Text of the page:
Morning dawned with little wind, after yesterday's confused washing machine seas in the Gulf Stream, we headed offshore with a gorgeous sunrise to the east and calm seas ahead!
The knowledge was with us, however, that the forecast was for the wind to pick up in the afternoon from the southwest...so while we enjoyed the morning, we looked forward to the afternoon when winds would get our seabirds up and flying, not to mention carry the delicious (it's all relative..!) scent of our slick a bit farther! Shearwaters were inshore of the shelf break along a nice sargassum line, so we slowed to enjoy close, leisurely views of Audubon's, a species we only caught a glimpse of yesterday. Cory's and Great Shearwaters were present and we even had a nice shearwater flock over some Skipjack close to where we slowed down. It took some time to get the first Black-capped Petrel and one did not appear until we were observing our second Band-rumped Storm-Petrel of the morning (a species we did not even glimpse yesterday!).
The winds steadily increased midday and our feeding group of shearwaters and storm-petrels in the slick increased as well with some Black-capped Petrels showing a healthy interest in our fish oil & chum blocks! Two of these birds were sharp looking, fresh individuals!
The feathers looked fairly uniform on both, perhaps indicating younger birds. Many times when we have younger birds visiting the slick, they stay for some time feeding and show little to no fear of the boat - though some stiff winds help any Black-capped feel more secure passing closely! These two today stayed with us for some time, feeding with the shearwaters and just about flying over the stern! Just from the numbers of Black-cappeds we see off of Hatteras it is obvious that there are unknown nesting populations. As recently as 2015 evidence showed that they are nesting on Dominica, it is also possible that Cuba, or other locations in the Caribbean, could host colonies. I still am amazed, and humbled, that there are unknowns with our present day knowledge ever expanding, not to mention all of the technological tools available to us! Fortunately in the Gulf Stream the Diablotin continues to rule, and we can stand in awe, watching these children of the wind.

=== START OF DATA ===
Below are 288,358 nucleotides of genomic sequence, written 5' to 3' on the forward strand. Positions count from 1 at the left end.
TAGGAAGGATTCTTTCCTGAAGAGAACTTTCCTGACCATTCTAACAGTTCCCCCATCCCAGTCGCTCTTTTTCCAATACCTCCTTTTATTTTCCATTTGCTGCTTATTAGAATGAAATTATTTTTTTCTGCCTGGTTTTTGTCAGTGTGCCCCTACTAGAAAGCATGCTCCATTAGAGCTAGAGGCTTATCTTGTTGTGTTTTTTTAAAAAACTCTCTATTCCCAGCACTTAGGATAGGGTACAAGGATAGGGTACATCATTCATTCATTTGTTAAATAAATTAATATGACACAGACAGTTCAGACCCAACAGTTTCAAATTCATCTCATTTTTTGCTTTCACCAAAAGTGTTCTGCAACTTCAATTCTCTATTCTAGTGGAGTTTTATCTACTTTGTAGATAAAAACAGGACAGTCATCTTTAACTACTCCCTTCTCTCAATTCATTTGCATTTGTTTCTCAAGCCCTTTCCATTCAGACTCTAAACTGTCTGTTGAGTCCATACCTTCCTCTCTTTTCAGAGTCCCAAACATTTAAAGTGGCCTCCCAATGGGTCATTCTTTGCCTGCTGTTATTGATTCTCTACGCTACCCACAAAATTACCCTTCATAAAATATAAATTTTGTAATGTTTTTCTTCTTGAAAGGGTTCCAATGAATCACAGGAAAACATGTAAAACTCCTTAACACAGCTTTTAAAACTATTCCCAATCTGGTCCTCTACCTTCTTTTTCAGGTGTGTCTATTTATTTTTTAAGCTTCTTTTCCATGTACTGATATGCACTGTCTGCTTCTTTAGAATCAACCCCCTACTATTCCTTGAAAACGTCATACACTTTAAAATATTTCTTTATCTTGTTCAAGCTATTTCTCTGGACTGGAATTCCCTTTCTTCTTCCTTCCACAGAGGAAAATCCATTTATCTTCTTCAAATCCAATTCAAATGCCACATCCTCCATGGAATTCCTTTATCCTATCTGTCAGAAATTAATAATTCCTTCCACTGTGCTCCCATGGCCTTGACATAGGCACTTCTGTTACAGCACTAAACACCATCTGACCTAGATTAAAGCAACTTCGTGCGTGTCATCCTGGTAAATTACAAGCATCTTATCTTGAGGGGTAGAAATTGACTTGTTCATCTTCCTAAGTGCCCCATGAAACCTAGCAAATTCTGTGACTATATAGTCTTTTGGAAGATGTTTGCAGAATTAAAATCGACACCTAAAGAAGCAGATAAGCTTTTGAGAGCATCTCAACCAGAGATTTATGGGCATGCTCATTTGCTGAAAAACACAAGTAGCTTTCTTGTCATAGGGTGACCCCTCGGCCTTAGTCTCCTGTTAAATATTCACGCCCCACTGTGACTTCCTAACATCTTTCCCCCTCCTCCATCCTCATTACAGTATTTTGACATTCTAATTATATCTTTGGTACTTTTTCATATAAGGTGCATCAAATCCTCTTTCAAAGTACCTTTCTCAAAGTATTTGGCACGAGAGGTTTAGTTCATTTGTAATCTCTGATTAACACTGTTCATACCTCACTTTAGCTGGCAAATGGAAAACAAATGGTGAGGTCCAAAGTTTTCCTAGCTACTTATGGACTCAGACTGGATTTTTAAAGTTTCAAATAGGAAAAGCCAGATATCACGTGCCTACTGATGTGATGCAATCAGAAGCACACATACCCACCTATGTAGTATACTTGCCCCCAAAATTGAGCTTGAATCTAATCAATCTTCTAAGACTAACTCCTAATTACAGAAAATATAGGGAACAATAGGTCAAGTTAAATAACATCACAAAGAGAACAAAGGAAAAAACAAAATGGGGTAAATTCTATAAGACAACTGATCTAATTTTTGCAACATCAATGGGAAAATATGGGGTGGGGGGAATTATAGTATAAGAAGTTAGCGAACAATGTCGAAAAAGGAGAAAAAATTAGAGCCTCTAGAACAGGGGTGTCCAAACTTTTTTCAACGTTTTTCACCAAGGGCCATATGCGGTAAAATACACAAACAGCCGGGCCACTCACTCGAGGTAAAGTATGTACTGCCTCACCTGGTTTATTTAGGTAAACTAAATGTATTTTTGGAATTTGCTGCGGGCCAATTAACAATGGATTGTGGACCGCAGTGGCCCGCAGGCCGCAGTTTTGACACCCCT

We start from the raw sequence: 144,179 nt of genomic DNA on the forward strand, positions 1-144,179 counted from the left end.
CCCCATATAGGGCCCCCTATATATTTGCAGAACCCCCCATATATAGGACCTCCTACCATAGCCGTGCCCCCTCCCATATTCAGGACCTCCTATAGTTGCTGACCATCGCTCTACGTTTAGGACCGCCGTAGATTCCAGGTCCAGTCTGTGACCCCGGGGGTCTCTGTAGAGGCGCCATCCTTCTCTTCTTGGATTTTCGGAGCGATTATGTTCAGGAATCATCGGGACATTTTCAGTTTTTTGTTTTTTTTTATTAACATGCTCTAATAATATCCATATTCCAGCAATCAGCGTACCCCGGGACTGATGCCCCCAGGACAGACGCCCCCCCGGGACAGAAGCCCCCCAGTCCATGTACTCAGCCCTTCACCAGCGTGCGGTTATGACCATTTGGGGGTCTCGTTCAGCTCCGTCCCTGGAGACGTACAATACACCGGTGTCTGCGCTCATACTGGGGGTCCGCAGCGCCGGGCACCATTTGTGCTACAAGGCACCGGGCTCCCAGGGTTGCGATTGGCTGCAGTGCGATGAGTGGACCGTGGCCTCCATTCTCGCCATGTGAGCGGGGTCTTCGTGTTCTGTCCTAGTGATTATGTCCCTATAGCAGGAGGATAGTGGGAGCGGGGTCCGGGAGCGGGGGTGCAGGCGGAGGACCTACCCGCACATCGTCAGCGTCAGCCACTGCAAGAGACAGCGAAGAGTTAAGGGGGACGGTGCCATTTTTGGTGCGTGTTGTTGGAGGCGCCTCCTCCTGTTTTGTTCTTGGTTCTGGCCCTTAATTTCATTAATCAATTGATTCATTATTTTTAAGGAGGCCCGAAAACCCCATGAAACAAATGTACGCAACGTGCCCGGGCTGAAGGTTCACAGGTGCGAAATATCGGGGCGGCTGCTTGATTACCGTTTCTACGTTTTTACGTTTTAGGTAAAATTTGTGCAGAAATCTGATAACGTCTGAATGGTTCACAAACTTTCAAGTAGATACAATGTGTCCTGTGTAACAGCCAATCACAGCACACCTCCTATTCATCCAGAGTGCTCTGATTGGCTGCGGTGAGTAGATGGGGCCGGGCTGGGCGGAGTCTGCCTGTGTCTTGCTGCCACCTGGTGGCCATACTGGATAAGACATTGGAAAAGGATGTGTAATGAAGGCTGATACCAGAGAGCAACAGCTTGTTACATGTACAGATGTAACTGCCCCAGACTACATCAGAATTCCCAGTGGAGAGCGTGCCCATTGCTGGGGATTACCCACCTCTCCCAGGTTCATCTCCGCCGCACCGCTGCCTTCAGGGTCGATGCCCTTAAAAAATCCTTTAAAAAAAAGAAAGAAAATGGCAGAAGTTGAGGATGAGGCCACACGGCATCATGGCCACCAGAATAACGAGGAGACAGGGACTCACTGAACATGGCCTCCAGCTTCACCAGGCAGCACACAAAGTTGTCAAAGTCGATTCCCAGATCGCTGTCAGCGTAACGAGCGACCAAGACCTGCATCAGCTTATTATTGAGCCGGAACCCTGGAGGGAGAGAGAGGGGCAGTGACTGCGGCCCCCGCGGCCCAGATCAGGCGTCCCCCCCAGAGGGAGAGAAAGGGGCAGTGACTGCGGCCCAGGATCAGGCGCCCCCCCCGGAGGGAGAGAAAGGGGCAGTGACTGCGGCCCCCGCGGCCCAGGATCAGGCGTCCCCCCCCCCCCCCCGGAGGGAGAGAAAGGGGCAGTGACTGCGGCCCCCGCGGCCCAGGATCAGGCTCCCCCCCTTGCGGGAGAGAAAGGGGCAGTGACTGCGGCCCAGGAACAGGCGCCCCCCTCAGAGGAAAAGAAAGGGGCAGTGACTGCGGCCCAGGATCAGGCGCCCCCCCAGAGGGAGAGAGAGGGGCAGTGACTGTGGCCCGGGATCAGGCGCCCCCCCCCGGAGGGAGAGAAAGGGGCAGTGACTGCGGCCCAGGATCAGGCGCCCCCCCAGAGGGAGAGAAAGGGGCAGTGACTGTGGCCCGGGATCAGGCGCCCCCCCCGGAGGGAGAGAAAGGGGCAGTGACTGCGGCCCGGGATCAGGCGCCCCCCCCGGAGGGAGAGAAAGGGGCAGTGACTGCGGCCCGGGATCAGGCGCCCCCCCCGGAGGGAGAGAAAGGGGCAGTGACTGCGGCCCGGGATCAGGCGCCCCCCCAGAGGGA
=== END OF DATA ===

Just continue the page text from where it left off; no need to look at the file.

It was nice to have close encounters with our Gulf Stream specialties today after spending most of yesterday with fairly low numbers of birds (though the European Storm-Petrel kept us entertained for much of the day!!). We even found our first Pilot Whales of the season this morning, and they watched us watching them...a couple were spy hopping right next to the boat! A big thank you to Chloe Walker, who helped us on eight trips this spring! Thank you also to Jeff Lemons & Sage Church for helping us lead the trips this weekend - and of course thank you to everyone who joined us for a trip to the Gulf Stream this spring! So far 2016 has been a spectacular year!
Trip List June 11, 2016
Black-capped Petrel 17-20
Cory's Shearwater 95
Great Shearwater 40
Audubon's Shearwater 56
Wilson's Storm-Petrel 115-120
Band-rumped Storm-Petrel 6
Oceanodroma sp. 2
Common Tern 1
Atlantic Spotted Dolphin 10
Bottlenose Dolphin 2
Pilot Whales (prob Short-finned) 14
A few more Black-capped images:
It was interesting to see the difference in the underwing patterns of these two birds!
And in examining the many photos I took, it seems that there is some contrast between the primaries & secondaries indicating that these birds are maybe a couple of years old.
The most numerous shearwater today was Cory's, while we saw many that gave us pause as we searched for a nominate bird, most had intermediate amounts of white in the underprimaries like this one pictured below:
I think my 400mm lens was a bit much for the Pilot Whales!
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